Excerpts from Chapter 5: Story-Telling Creates Even Bigger Brands

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Stories can form a strong emotional connection between a consumer and a product or service. This method of connectivity creates messages that are remembered, and brand recall translates as brand loyalty. In our public relations practice, we advocate creating a “brand personality,” but through authentic stories about real people and companies.

When a talent agent named Wally Amos, formerly with the William Morris Agency, started a cookie company, promoting the cookie as he did the musical acts that he represented, he gave the new company a persona and created a captivating and true story around it. In our contemporary society, which is shaped by the entertainment industry, this insightful, authentic and progressive marketing strategy eventually sparked a trend among food companies—and later thousands of consumer product companies, from custom motorcycles to beauty products. Today, many successful brands utilize this strategy, which includes telling an interesting, memorable and authentic story.

Consumers react positively to stories of real people who stand behind their brands. Orville Redenbacher, the botanist and businessman who created the popcorn that bears his name, was one, and so too was Colonel Harland Sanders, the founder of Kentucky Fried Chicken (KFC). Another excellent example of a businessperson who became his own spokesman and who developed an extraordinarily positive relationship with consumers was Dave Thomas. The founder and chief executive officer of Wendy’s Old Fashioned Hamburgers, he is known for having appeared personally in more than 600 commercials for his restaurant chain, more than any other person in television history. And who can forget Victor Kiam, the president of Remington Products, the maker of razors and small appliances? Kiam appeared in ads for Remington razors saying that “I liked it so much, I bought the company!”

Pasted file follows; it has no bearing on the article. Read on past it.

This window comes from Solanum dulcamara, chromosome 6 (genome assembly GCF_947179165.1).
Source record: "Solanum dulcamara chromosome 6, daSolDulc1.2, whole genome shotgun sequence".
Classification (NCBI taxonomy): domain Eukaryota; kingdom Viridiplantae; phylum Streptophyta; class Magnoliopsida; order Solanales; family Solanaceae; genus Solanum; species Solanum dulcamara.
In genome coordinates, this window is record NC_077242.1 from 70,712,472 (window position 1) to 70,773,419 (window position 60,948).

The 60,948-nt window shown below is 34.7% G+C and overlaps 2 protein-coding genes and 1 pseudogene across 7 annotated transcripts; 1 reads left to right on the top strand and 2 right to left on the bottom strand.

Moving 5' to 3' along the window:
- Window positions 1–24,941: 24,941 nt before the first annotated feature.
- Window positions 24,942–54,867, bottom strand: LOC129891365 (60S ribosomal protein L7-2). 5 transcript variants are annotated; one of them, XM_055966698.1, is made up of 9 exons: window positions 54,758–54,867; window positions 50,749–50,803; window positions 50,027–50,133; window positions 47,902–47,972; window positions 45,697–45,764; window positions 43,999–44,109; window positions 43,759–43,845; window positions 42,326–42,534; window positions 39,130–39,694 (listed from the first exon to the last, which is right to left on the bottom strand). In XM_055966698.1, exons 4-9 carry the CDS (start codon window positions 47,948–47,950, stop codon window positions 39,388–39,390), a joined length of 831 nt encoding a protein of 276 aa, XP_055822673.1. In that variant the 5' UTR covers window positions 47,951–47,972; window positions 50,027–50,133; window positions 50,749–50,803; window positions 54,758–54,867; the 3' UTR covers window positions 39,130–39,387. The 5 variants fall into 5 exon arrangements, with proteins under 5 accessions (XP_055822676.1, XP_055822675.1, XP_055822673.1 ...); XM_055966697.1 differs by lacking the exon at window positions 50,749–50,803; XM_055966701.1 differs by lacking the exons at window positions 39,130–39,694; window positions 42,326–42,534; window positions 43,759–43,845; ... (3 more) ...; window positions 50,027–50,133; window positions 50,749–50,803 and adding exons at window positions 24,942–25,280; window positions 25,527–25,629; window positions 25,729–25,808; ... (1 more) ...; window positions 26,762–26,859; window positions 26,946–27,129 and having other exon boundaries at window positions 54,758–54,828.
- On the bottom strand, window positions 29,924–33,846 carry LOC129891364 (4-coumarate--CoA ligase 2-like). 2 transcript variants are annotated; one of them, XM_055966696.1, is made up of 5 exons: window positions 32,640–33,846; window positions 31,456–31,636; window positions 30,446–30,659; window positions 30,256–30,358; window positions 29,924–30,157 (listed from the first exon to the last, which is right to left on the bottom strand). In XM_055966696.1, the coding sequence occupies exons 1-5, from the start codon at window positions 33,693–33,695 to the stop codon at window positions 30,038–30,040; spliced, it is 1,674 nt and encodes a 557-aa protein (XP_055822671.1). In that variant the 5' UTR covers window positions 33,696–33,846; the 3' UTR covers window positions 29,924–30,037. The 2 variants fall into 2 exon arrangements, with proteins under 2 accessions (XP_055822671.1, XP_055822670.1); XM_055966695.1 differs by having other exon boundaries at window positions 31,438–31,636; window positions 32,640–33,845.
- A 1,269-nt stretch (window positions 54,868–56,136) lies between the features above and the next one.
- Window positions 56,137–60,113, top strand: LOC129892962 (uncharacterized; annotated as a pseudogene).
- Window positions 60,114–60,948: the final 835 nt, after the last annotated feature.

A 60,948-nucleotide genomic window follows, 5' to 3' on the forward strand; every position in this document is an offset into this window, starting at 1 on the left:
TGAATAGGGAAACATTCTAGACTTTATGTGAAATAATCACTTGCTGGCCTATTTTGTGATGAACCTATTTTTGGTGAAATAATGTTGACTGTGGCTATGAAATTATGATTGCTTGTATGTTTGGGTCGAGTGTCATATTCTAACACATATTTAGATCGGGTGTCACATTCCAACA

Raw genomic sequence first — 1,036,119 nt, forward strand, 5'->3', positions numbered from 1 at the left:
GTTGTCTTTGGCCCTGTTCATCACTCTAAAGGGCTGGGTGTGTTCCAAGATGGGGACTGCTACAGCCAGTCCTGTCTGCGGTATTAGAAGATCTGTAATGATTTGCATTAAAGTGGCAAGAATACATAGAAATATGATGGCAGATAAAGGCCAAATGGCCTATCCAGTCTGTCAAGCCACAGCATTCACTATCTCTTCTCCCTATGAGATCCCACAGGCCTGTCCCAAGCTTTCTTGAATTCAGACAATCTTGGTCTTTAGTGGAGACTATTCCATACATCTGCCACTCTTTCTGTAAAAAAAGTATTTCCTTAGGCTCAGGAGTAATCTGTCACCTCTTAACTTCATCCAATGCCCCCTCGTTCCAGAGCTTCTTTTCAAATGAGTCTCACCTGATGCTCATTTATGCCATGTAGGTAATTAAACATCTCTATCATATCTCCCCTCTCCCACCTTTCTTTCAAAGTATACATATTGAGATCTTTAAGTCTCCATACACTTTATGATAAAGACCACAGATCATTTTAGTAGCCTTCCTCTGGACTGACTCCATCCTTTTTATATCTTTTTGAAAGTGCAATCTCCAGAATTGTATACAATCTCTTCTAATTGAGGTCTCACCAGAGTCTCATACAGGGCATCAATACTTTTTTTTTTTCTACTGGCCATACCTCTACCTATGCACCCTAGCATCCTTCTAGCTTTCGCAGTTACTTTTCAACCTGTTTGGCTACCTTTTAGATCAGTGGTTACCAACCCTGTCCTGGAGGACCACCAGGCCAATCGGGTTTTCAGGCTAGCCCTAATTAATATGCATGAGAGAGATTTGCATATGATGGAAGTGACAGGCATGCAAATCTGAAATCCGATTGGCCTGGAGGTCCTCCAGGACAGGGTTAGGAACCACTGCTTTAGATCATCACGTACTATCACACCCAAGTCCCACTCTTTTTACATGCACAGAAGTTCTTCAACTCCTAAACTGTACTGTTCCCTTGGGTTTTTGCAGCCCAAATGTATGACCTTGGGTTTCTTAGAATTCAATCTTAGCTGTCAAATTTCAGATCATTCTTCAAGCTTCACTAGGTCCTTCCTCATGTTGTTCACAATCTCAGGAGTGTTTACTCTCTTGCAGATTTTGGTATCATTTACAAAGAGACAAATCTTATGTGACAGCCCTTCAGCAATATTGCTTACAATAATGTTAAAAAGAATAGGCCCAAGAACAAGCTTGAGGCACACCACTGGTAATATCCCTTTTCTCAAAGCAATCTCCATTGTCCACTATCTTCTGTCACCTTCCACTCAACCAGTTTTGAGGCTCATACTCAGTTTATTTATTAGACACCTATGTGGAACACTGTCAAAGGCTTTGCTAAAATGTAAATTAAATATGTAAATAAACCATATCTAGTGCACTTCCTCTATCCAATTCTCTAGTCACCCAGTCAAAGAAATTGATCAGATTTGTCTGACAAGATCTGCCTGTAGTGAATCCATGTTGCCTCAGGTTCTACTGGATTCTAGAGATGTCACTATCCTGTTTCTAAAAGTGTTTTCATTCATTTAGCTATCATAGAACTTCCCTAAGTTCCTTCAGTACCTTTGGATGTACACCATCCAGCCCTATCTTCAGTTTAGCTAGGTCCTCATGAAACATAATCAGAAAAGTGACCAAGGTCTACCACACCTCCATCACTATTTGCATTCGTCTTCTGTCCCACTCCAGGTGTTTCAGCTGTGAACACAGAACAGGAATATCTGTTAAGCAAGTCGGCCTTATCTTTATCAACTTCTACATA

Meanwhile, the use of well-known celebrities, such as sports figures, with no integral connection with the company or product often backfires, particularly when they endorse several products, which consumers recognize and resent. A classic case is that of Hertz using a record-setting football player who won the Heisman Trophy as a running back for the University of Southern California, and who later played with the Buffalo Bills. His name was O.J. Simpson. He was a paid endorser who had nothing whatsoever to do with Hertz as a company. Professional public speakers often use this manipulation technique as well, though often with fabricated, unauthentic stories.
Other examples of faux spokespersons who are in stark contrast to Harland Sanders or Wally Amos are people such as Betty Crocker, the fictional female spokesmodel created in 1921 by the Washburn Crosby Company (later General Mills) to answer mail that they received about baking with Gold Medal Flour, and Aunt Jemima, the fictional woman with a big smile who began promoting the products of the Davis Milling Company in the 1890s.
While many people still believe that Betty Crocker and Aunt Jemima were actually real, other companies have chosen spokesmodels that are more easily identified as fictitious. These range from the Campbell Soup Kids and the Chicken of the Sea Mermaid, to the Jolly Green Giant, Mr. Clean and Ronald McDonald.

There was also the lonely Maytag Repairman, who appeared in countless television commercials between 1967 and 1988. He was actually an actor named Jesse White who was hired by the Leo Burnett Advertising Agency in Chicago. And who can forget Mr. Whipple, the persnickety storekeeper who admonished ladies not to squeeze the Charmin’ toilet paper from 1965 to 1989? In a 1979 poll, Mr. Whipple was the third most recognized man in America, but that wasn’t even his own name or identity. In fact, Mr. Whipple was really actor Dick Wilson—who earned a spot in the Guinness Book of Records for the longest commercial run in history—but who had nothing to do with the product or the company.

While these characters captured the attention of consumers at a time when television commercials were viewed as genuine representations of reality, today’s smart, ultra-busy consumer views television advertising with a healthy dose of skepticism—a compelling reason to create and develop more genuine spokespersons and brands.
Characters such as Dave Thomas and Wally Amos are much more compelling, because they have both charming personalities and stories that really are authentic. When Wally Amos founded his chocolate chip cookie brand and became “Famous” Amos, he actually baked the cookies.

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